One in 5 dog owners who bought a ‘pandemic puppy’ consider rehoming their pet

·2-min read
An estimated 3.2 million UK households acquired a new pet during lockdown (Getty Images)
An estimated 3.2 million UK households acquired a new pet during lockdown (Getty Images)

Almost one in five people who bought a puppy during the pandemic are now considering rehoming their new dog, research has found. 

An estimated 3.2 million UK households welcomed a new pet into their family during lockdown, with dogs and cats the most popular animals, according to Pet Food Manufacturers’ Association.

But now pandemic restrictions are easing, and people are returning to work, some owners have said they worried they will no longer be able to care for them, according to the Kennel Club

Almost a quarter of owners fear they will not be able to provide a suitable home for their dog post-lockdown and 17 percent have considered rehoming, the survey found.

Some dog owners have said they worried they will no longer be able to care for their new pets (Getty Images)
Some dog owners have said they worried they will no longer be able to care for their new pets (Getty Images)

The Kennel Club warned the UK was facing a looming “welfare crisis for pandemic pups” unless more workplaces become dog friendly. 

Bill Lambert from the The Kennel Club said: “This new research worryingly shows that if dogs can’t go to places with their owners, and fit their lifestyle post-pandemic, some will be left home alone for too long, or even sadly rehomed or abandoned. 

 “These consequences could be quite devastating for the nation’s dogs, who frankly don’t deserve to be left behind after being a lifeline for so many during lockdown.”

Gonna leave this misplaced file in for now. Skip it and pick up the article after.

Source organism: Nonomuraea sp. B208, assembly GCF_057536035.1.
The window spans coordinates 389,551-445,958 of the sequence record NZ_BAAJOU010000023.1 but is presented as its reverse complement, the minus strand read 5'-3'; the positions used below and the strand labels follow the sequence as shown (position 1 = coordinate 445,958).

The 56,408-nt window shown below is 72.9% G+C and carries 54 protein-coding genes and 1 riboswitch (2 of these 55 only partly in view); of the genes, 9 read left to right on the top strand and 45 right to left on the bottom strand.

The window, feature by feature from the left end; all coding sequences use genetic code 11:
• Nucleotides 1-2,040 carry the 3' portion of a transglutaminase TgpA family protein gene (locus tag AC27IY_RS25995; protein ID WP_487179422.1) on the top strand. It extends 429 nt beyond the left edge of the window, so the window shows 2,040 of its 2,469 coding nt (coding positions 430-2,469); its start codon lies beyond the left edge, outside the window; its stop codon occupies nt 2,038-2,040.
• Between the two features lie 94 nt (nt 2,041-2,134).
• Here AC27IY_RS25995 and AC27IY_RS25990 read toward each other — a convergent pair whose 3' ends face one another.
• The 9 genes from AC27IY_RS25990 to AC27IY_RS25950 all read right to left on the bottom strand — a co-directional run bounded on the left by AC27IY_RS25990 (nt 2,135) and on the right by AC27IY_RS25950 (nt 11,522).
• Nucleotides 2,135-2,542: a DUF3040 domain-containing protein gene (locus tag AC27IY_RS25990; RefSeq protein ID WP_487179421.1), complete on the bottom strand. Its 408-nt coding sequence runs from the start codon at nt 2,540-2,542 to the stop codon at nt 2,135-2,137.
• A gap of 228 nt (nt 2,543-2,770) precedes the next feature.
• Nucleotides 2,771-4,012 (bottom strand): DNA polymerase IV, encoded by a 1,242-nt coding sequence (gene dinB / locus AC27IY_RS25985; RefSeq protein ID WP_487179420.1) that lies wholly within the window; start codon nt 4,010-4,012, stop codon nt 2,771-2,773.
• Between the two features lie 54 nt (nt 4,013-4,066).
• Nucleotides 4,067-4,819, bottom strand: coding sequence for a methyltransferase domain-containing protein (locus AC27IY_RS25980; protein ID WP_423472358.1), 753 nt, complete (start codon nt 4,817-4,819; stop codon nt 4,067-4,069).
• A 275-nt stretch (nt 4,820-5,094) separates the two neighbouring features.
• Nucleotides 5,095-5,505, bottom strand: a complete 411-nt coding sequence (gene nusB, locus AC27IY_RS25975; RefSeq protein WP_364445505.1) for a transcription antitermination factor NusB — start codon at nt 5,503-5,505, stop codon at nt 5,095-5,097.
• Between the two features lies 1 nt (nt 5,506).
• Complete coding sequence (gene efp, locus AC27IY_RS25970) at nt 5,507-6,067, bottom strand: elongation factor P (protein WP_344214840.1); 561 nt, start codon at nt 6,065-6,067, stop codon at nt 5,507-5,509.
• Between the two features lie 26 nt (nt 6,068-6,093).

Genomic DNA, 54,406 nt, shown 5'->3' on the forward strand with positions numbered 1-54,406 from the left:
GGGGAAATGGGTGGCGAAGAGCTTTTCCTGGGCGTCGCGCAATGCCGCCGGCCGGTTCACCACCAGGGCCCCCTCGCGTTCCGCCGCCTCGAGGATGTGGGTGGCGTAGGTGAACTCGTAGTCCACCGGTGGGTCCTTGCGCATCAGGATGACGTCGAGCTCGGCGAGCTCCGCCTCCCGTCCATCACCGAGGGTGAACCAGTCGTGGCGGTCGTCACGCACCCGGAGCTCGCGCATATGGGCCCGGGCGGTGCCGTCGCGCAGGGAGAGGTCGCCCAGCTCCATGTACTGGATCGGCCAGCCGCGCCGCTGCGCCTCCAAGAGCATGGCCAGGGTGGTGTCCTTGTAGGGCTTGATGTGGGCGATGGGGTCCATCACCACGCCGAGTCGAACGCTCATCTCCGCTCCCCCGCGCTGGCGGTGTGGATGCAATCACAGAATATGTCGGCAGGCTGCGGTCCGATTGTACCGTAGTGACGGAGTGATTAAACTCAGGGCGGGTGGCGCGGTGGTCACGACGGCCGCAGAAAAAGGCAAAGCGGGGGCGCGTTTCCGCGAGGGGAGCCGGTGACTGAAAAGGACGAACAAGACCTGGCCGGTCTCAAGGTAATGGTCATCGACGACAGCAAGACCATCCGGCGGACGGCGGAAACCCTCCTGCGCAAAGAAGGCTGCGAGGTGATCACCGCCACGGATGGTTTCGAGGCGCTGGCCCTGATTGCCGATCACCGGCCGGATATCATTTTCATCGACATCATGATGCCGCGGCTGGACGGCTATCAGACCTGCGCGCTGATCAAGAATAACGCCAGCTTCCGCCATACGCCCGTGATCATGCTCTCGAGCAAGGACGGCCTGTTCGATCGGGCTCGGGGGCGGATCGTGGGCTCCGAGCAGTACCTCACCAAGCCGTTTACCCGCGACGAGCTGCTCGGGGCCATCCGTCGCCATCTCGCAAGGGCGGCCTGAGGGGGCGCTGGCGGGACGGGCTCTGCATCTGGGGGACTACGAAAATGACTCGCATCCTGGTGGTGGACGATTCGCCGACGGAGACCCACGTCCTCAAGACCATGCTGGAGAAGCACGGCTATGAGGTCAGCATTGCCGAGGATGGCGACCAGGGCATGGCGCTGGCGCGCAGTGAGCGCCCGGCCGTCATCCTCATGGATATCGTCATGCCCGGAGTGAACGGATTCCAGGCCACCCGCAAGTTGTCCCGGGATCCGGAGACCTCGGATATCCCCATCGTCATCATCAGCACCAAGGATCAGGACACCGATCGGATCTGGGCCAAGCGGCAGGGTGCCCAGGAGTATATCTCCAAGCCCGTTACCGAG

As many as 21 percent of owners admit leaving their dog at home alone for long periods of time, according to the research.

Watch: 3 must-have products for dog owners

And 14 percent said they have left their pet in the car while shopping, the study found.

The Dog’s Trust charity warned between August 2020 and January 2021 there was a 41 percent increase in traffic to its Giving Up Your Dog webpage. 

While Battersea Dogs & Cats Home has predicted it will see almost 27 percent more dogs abandoned in the next five years.

Mr Lambert urged the hospitality, business and workplace circles to make places more dog friendly for people across the UK.

He added: “Hospitality, businesses and workplaces can play a role in combatting the looming welfare crisis faced by this pandemic pup generation by being open for dogs; helping owners to introduce or re-introduce their pet to ‘normal’, without leaving them behind.”

Read More

Pet owners can pass on Covid to their cats and dogs, warns scientist

New top dog in Downing Street: Rishi Sunak welcomes puppy into No.11

Russell Brand ‘devastated’ after his dog mauls wallaby to death near his Oxfordshire home

Our goal is to create a safe and engaging place for users to connect over interests and passions. In order to improve our community experience, we are temporarily suspending article commenting